Non-Office Job Options for College Graduates
If you're planning on graduating from college soon, you are probably searching for jobs. You may be looking for a job that doesn't require an office. If so, look below for some options that fit your criteria.
|Job Title||Median Salary (2016)*||Job Growth (2014-2024)*|
|Airline Pilot||$127,820 (for all airline pilots, copilots, and flight engineers)||1% (for all airline pilots, copilots, and flight engineers)|
|Chef||$43,180 (for all chefs and head cooks)||9% (for all chefs and head cooks)|
|Actor||$18.70 per hour||10%|
|Musician||$25.14 per hour (for all musicians and singers)||3% (for all musicians and singers)|
|Film Director||$70,950 (for all producers and directors)||9% (for all producers and directors)|
Source: *U.S. Bureau of Labor Statistics
Find schools that offer these popular programs
- Administrative Assistant or Secretary
- Clerical and General Office
- Customer Service and Call Center Support
- Executive Assistant or Secretary
- Office Technology and Data Entry
- Warehousing and Inventory Management
Information about Non-Office Jobs for College Graduates
Airline pilots fly airplanes for commercial airlines that provide transportation to passengers needing to travel long distances quickly. They must have a lot of knowledge about how airplanes function, such as being able to assess the airplane's condition before and after flights, discerning how well the plane is balanced, and monitoring fuel levels. Their job takes place in a cockpit instead of an office. Airline pilots usually must have a bachelor's degree, a commercial pilot's license, and an Airline Transport Pilot (ATP) certificate.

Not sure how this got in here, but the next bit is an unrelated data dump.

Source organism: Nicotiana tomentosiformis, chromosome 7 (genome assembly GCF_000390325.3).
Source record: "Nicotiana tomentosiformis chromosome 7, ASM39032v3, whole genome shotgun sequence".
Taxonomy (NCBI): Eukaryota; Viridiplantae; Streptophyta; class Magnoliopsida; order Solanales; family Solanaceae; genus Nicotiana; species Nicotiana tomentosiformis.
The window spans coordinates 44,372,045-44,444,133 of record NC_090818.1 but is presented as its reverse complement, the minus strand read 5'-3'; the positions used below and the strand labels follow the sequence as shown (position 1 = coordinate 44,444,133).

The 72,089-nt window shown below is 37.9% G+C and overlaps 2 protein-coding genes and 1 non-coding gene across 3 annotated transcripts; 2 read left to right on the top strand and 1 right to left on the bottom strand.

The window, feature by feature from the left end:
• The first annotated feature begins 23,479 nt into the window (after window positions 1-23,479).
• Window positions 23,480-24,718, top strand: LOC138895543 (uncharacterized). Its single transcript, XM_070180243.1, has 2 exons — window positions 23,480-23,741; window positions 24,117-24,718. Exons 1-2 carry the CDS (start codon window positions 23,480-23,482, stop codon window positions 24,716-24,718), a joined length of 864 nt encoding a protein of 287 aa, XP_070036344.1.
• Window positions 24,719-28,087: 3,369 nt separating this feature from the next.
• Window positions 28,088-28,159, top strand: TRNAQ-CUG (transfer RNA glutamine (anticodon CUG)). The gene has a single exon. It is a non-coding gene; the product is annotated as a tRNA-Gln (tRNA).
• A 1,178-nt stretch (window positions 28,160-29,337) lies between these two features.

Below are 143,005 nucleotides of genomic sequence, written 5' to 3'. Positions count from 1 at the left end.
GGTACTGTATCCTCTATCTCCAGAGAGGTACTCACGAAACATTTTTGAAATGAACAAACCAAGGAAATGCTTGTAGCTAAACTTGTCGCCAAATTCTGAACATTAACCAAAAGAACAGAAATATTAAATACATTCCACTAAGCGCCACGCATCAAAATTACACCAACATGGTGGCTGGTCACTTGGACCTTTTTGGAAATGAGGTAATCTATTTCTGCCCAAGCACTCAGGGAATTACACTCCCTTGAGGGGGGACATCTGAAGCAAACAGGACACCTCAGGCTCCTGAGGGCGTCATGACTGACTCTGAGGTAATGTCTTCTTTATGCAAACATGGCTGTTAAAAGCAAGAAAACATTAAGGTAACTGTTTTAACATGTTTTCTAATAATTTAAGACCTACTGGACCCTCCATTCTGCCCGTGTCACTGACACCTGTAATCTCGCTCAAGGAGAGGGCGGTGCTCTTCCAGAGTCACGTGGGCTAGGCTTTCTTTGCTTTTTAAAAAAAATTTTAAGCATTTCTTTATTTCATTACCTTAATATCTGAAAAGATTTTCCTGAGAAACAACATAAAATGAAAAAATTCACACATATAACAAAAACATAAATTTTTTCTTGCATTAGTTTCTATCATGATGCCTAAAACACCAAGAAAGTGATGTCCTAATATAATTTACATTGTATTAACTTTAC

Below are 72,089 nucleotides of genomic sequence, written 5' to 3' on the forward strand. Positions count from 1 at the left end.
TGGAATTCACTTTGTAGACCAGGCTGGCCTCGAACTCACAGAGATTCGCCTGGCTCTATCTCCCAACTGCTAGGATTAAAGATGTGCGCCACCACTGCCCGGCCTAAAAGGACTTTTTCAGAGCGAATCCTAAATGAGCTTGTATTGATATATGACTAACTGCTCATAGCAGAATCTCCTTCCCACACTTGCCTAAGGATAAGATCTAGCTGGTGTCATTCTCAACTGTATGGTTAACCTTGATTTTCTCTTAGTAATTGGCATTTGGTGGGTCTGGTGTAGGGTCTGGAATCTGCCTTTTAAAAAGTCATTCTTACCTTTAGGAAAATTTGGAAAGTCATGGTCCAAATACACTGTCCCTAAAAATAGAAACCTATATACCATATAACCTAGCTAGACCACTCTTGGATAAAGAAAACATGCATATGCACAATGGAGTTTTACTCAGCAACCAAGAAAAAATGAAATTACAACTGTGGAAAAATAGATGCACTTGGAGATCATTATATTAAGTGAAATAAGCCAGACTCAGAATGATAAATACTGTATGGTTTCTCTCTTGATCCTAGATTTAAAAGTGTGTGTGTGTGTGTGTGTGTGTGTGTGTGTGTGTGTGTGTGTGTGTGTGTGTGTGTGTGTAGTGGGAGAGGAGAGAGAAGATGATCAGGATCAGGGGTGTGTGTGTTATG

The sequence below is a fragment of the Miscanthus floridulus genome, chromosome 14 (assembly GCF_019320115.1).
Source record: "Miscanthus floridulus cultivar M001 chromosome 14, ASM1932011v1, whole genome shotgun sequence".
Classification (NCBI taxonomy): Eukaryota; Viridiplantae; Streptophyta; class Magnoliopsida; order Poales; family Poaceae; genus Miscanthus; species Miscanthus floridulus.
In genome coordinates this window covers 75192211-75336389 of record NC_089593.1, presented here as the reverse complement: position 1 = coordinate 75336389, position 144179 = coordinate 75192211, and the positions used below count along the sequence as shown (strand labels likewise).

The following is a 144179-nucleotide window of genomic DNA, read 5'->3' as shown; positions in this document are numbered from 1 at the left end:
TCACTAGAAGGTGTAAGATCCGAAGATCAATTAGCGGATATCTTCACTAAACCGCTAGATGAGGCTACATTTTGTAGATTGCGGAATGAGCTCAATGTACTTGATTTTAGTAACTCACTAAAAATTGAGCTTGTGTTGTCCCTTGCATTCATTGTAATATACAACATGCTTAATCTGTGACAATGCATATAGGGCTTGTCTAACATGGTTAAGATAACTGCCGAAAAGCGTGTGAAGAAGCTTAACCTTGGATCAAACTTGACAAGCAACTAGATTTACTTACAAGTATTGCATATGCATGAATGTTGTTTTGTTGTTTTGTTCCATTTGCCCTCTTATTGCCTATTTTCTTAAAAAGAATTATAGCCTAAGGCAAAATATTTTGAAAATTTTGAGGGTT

Pharmacists fill prescriptions and give advice to patients about dosage and potential reactions. They also do much more than this, such as administering vaccines, researching how medications will interact with each other, and completing insurance paperwork. They work in different types of locations, such as in retail stores, pharmacies, or hospitals. Most often, they spend their days walking around and filling prescriptions instead of in an office. They need a doctoral degree as well as licensing.
Chefs work in kitchens rather than offices to oversee food preparation in the establishment they work for, whether it is a restaurant, cafeteria, hotel, or private home. Besides ensuring that their staff is on task, chefs plan menus, prepare dishes, invent recipes, and keep food and products organized. Chefs typically need extensive work experience, whether they have gained it through working at other restaurants or through formal training at a culinary school, community college, technical school, or university.
Actors portray characters written in scripts or screenplays for the entertainment of audiences. Actors often gain their experience through training at a university and obtain bachelor's degrees, though no formal degree is necessary to begin in this field. Actors work on sets as opposed to offices, often finding themselves in studios, theaters, theme parks, or other places where acting is being filmed or viewed by an audience.
Musicians perform music on an instrument in front of live audiences and in recording studios, and sometimes they may also sing. Their work carries them into spaces where they can perform as opposed to offices. Although a musician doesn't need a degree in order to pursue this career, they usually need vast knowledge of their instrument. Consequently, many musicians seek bachelor's degrees before beginning in this field.
Film directors have creative control over the set of a movie, whether the film is fiction or a non-fiction documentary. Film directors instruct actors on their positions and how to enhance their characters and interview subjects for documentaries. They mostly work on movie sets rather than in offices. Film directors usually need a bachelor's degree and a lot of experience working in film.